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NO: IT-470R (Consolidated)

DATE: See Bulletin Revisions section

SUBJECT: INCOME TAX ACT
Employees' Fringe Benefits

REFERENCE: Paragraph 6(1)(a) (also sections 118.8 and 118.9; subsections 5(1), 6(3), 6(6), 6(19) to (22), and 118.5(1); paragraph 18(1)(l) and subparagraph 6(1)(b)(ix)).


Notice -- Bulletins do not have the force of law

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Employees' Fringe Benefits

Latest Revisions -- ¶s  6, 7, 9, 18, 19, 37, 46 & 47

On November 1, 1999, Revenue Canada will begin operations as the Canada Customs and Revenue Agency.

Contents

Application

This bulletin is a consolidation of the following:

  • IT-470R dated April 8, 1988, as revised by Special Release dated December 11, 1989; and
  • subsequent amendments thereto.

For further particulars, see the "Bulletin Revisions" section near the end of this bulletin.

Summary

This bulletin discusses various common types of "fringe benefits" and indicates whether or not their values should be included in income. Part A of the bulletin deals with amounts to be included in income while Part B deals with amounts not to be included in income.

Discussion and Interpretation

INTRODUCTION

¶ 1. The information herein refers to cases where there is an employee-employer relationship but does not necessarily apply if the employee is also a shareholder or relative of the owner of the business.

¶ 2. Except where the Act provides otherwise, taxpayers are generally taxable on the value of all benefits they receive by virtue of their employment. The more common "fringe benefits" are discussed below and have been classified generally as taxable benefits or as non-taxable privileges. In the second group there may well be a point beyond which the "privilege" concept is no longer valid, i.e., the advantage to the employee is, in fact, a form of extra remuneration. Then the "fringe benefit" is viewed as a taxable benefit.

¶ 3. Where an amount in respect of a taxable benefit should be included in income, the employer must determine its value or make a reasonable estimate of it and include that value in the box provided on form T4 Supplementary under the heading "Employment Income Before Deductions" and also in the appropriate box in the area entitled "Taxable Allowances and Benefits".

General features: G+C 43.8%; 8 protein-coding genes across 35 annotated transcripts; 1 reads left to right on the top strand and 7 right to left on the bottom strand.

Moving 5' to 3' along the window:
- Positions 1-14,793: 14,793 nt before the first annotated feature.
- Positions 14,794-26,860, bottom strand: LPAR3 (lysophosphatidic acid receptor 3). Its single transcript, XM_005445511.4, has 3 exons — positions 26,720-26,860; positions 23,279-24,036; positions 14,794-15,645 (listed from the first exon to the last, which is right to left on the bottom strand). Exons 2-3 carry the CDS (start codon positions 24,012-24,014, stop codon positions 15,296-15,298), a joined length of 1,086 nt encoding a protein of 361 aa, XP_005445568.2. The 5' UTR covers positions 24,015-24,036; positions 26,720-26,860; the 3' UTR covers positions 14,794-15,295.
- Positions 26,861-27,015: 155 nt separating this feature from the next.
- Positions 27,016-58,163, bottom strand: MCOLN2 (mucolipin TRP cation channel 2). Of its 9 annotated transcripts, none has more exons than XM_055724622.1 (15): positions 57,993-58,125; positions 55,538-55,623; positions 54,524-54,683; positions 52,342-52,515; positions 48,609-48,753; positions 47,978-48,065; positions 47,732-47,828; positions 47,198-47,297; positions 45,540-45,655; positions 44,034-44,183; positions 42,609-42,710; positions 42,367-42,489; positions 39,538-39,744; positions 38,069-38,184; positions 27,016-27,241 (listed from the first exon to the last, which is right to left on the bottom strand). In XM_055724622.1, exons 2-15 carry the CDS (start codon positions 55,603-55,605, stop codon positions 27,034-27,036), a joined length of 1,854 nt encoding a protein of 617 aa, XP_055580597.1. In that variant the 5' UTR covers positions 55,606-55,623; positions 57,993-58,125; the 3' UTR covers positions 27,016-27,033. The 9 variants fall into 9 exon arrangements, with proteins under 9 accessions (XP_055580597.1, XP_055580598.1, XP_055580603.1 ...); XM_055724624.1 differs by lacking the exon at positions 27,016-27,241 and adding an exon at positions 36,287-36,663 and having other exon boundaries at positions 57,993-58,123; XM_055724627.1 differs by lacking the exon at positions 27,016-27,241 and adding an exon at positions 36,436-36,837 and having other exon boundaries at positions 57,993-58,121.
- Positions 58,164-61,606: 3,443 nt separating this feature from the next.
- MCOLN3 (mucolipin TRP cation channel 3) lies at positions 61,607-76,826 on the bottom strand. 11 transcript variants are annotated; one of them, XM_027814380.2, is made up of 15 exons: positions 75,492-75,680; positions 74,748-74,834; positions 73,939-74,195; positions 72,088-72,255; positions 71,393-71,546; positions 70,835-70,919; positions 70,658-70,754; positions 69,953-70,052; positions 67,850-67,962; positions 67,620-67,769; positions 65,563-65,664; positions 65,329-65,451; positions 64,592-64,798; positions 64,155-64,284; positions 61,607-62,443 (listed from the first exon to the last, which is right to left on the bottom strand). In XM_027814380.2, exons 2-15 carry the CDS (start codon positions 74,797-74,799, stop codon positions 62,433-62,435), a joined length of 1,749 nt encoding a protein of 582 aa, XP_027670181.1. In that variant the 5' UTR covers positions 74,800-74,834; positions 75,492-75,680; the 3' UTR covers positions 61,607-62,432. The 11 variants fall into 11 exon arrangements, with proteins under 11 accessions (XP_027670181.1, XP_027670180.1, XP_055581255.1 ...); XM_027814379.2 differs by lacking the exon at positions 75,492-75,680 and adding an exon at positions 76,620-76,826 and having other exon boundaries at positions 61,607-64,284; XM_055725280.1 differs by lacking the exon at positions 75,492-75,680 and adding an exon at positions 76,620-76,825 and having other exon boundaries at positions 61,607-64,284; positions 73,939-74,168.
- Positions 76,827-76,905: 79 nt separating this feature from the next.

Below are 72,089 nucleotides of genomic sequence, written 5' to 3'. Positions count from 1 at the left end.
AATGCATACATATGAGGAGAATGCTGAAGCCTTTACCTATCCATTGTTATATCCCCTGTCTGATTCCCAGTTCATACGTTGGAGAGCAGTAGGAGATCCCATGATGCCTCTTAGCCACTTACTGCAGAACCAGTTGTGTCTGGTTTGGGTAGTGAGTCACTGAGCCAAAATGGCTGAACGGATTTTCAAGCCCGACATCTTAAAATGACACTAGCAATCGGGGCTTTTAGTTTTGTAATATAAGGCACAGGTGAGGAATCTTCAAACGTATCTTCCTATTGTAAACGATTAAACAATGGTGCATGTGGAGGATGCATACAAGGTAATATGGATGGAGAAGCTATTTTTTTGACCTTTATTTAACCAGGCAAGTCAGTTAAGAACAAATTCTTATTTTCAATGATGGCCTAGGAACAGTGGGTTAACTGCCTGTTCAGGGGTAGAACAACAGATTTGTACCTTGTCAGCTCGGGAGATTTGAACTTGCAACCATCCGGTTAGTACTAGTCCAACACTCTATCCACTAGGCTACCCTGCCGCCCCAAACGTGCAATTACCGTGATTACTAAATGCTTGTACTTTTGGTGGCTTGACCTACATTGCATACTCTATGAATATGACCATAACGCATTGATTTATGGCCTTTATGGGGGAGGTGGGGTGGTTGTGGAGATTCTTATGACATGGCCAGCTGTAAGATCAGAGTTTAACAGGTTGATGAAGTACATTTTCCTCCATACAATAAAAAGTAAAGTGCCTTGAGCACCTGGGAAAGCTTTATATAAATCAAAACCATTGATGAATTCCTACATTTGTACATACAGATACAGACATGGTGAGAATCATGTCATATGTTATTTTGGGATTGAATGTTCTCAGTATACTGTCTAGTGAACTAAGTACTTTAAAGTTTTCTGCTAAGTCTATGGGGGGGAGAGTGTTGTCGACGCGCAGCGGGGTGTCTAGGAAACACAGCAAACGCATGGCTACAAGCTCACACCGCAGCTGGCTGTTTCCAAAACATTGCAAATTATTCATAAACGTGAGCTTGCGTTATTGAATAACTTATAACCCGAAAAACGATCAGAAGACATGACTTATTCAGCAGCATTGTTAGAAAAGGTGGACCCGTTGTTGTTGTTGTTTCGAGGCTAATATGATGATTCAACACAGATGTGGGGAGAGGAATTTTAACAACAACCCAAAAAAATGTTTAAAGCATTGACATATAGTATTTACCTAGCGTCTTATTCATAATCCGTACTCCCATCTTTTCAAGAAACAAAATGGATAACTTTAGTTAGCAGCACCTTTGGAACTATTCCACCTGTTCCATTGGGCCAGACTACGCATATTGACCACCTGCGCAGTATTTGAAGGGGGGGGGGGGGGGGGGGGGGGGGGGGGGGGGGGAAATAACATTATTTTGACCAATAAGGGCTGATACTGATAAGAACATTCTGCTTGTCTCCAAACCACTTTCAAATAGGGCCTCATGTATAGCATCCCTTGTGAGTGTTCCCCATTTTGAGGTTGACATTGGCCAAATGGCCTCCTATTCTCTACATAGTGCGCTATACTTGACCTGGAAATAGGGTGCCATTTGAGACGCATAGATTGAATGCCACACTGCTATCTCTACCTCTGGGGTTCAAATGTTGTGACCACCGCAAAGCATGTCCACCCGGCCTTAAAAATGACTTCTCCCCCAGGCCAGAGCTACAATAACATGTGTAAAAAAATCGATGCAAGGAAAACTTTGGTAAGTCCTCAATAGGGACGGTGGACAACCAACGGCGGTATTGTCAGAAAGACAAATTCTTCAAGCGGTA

PART A -- AMOUNTS TO BE INCLUDED IN INCOME

Board and Lodging

¶ 4. The Income Tax Act refers specifically to board and lodging as a benefit derived from employment. This includes board and lodging regularly furnished as a perquisite of the employment, as is common for hotel employees and domestic and farm help. The value placed on this benefit should approximate its fair market value. Where subsidized board and lodging is provided to an employee the value of the benefit for "board" is determined on the basis described for subsidized meals (See ¶ 28 below); the "lodging" benefit will be valued at the fair market value of the accommodation less the amount charged to the employee.

¶ 5. However, by virtue of subsection 6(6), an exception to the above rules is made in respect of board and lodging received by an employee whose duties are performed at a remote location or, in some circumstances, at a special work site. This exception is discussed in IT-91R3, "Employment at Special or Remote Work Sites".

Rent-Free and Low-Rent Housing

¶ 6. When an employer provides a house, apartment, or similar accommodation to an employee rent-free or for a lower rent than the employee would have to pay someone else for such accommodation, the employee receives a taxable benefit. The employer is responsible for reasonably estimating the amount of such a benefit, which would normally be considered to be the fair market rent for equivalent accommodation had the employee rented from a third party, less any rent paid. However, section 110.7 provides a deduction for living accommodation for an individual who resides in an area that is either a "prescribed northern zone" or a "prescribed intermediate zone". See the current version of Interpretation Bulletin IT-91, Employment at Special Work Sites or Remote Work Locations, for information on the northern residents deductions.

Travel Benefits

¶ 7. An amount received, or the value of a benefit received or enjoyed, by virtue of employment in respect of travelling expenses incurred by an employee, the employee's family or both is a taxable benefit, unless the amount is an allowance which falls within the exceptions in paragraph 6(1)(b) or is an amount described in subsection 81(3.1) or otherwise excluded from income under subsection 6(6). However, an individual may be eligible for the northern residents deduction in subsection 110.7 in respect of certain travel benefits received by the individual or the individual's family from an employer who deals at arm's length with the individual, to the extent the value of the benefits is included in the individual's income for the taxation year from employment and not otherwise deducted. See the current version of Interpretation Bulletin IT-91, Employment at Special Work Sites or Remote Work Locations, for information on the northern residents deductions.

Personal Use of Employer's Motor Vehicle

¶ 8. The current version of IT-63 should be consulted.

Gifts (Including Christmas Gifts)

¶ 9. A gift (either in cash or in kind) from an employer to an employee is a benefit derived during or because of the individual's employment. When the value of a gift commemorating a wedding, Christmas or similar occasion does not exceed $100 and when the employer does not claim its cost as an expense in computing taxable income, the gift is not required to be reported as income of an employee. This practice will only apply to one gift to an employee in a year, except in the year an employee marries in which case it will apply to two gifts.